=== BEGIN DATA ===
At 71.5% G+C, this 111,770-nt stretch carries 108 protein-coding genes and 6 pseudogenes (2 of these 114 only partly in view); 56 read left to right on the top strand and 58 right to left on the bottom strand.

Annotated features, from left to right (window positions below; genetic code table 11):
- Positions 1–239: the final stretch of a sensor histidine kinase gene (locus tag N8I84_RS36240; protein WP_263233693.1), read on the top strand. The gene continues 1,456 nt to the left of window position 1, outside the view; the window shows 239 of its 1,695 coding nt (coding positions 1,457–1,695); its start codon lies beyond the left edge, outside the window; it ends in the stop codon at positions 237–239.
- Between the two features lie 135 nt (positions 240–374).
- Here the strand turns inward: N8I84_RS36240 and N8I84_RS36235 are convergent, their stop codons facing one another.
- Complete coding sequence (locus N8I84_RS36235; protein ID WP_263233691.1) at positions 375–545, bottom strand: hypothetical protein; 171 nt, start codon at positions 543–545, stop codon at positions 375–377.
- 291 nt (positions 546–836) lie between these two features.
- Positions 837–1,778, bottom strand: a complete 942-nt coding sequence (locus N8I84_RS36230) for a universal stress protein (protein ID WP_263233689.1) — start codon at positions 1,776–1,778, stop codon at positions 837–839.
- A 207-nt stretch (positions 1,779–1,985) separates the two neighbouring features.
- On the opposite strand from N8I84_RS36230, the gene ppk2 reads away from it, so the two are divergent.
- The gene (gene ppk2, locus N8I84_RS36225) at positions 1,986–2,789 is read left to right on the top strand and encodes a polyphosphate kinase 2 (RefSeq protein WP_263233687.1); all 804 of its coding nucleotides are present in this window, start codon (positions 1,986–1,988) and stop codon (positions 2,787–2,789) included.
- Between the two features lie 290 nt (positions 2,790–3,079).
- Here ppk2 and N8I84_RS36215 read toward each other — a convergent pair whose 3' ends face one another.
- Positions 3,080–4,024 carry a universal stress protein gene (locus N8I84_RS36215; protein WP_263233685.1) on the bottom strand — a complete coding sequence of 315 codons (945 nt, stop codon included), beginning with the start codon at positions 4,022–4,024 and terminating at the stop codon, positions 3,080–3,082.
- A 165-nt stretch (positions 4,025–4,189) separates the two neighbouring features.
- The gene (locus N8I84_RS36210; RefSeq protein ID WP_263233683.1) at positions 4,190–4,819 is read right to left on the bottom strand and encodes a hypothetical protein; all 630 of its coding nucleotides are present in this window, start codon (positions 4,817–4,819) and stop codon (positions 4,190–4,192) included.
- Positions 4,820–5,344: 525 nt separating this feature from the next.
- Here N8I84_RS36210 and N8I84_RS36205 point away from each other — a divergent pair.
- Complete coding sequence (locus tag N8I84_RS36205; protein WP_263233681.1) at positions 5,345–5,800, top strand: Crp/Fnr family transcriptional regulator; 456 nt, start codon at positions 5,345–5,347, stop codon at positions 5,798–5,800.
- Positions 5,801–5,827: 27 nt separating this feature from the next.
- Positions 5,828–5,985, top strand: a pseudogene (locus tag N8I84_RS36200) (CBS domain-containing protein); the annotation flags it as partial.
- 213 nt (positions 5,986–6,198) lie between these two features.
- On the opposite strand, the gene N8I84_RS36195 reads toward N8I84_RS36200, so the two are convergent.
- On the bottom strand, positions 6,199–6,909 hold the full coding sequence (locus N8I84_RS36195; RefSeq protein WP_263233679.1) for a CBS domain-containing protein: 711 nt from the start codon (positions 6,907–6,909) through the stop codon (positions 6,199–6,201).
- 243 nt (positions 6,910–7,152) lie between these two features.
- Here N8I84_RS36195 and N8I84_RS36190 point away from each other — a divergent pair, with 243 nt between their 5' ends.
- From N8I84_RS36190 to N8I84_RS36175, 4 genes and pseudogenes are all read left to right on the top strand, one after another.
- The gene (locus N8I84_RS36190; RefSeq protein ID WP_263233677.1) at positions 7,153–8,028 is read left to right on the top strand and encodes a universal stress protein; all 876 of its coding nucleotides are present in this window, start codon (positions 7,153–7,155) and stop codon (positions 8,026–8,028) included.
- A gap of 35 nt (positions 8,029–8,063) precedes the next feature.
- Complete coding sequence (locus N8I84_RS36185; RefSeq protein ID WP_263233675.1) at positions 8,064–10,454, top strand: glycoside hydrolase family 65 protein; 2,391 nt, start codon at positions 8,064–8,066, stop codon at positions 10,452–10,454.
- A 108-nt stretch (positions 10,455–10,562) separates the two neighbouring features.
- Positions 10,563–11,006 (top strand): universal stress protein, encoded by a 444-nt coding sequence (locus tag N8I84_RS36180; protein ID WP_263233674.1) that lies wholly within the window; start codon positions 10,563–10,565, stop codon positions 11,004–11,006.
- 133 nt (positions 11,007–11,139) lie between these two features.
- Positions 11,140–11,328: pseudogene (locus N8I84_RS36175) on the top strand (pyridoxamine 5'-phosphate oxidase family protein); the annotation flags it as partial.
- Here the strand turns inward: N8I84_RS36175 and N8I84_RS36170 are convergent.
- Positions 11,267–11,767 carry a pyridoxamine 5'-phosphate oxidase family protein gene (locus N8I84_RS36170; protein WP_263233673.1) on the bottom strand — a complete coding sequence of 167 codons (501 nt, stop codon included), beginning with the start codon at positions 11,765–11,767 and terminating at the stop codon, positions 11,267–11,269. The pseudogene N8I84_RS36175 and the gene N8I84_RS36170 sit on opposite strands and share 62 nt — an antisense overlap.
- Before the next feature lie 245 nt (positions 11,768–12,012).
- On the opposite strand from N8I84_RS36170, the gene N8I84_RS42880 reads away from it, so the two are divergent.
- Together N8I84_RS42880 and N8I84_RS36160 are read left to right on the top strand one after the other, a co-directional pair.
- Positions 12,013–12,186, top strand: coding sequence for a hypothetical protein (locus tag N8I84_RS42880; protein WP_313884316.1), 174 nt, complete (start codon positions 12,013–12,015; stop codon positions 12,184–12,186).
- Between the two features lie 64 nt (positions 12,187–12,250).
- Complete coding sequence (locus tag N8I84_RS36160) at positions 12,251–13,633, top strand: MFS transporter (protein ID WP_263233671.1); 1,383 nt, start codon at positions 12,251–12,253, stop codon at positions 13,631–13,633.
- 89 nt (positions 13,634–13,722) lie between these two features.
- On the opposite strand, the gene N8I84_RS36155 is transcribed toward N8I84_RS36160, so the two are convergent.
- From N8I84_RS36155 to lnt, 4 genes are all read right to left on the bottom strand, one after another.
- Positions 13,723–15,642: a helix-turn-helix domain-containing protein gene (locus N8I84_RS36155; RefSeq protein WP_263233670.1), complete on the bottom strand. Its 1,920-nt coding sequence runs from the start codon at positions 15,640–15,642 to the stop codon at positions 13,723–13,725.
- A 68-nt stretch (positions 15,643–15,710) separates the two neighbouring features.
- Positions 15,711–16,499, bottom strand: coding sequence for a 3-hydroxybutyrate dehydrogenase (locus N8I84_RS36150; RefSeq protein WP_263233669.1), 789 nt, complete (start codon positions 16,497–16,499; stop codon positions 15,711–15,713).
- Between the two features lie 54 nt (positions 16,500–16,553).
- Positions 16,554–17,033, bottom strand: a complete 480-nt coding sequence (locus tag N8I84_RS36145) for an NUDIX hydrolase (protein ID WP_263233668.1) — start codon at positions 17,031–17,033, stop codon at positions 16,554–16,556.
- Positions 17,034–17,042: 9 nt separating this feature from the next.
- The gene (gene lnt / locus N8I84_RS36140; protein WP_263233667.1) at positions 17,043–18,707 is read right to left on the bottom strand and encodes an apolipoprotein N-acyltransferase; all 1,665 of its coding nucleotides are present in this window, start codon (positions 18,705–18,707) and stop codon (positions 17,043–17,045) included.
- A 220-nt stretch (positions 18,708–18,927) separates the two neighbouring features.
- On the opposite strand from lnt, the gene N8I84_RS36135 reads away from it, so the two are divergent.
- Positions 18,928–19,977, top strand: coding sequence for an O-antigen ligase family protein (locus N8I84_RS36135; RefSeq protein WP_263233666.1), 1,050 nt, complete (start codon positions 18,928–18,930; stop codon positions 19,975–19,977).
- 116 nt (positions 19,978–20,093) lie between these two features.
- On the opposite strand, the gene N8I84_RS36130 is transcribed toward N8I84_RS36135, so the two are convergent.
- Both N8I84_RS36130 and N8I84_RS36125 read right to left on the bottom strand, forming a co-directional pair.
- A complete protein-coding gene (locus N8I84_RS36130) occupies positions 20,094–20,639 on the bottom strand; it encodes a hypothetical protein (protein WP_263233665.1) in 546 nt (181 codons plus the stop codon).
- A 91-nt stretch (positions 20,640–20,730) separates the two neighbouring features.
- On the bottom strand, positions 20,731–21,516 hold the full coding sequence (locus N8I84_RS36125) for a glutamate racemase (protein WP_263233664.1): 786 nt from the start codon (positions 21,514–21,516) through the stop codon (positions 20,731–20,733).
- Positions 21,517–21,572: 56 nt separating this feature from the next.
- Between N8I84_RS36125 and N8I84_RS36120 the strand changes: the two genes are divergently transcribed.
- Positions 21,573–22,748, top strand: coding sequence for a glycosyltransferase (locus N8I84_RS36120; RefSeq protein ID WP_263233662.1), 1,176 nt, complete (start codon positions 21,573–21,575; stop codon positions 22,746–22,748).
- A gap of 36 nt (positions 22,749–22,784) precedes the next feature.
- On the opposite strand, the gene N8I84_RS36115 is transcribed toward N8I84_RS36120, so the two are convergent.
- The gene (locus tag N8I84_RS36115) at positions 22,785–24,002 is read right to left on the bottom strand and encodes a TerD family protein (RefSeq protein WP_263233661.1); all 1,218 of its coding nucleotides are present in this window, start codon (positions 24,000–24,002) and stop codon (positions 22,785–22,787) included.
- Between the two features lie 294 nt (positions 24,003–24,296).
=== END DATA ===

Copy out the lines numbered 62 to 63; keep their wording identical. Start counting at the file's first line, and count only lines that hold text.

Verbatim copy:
- Positions 21,517–21,572: 56 nt separating this feature from the next.
- Between N8I84_RS36125 and N8I84_RS36120 the strand changes: the two genes are divergently transcribed.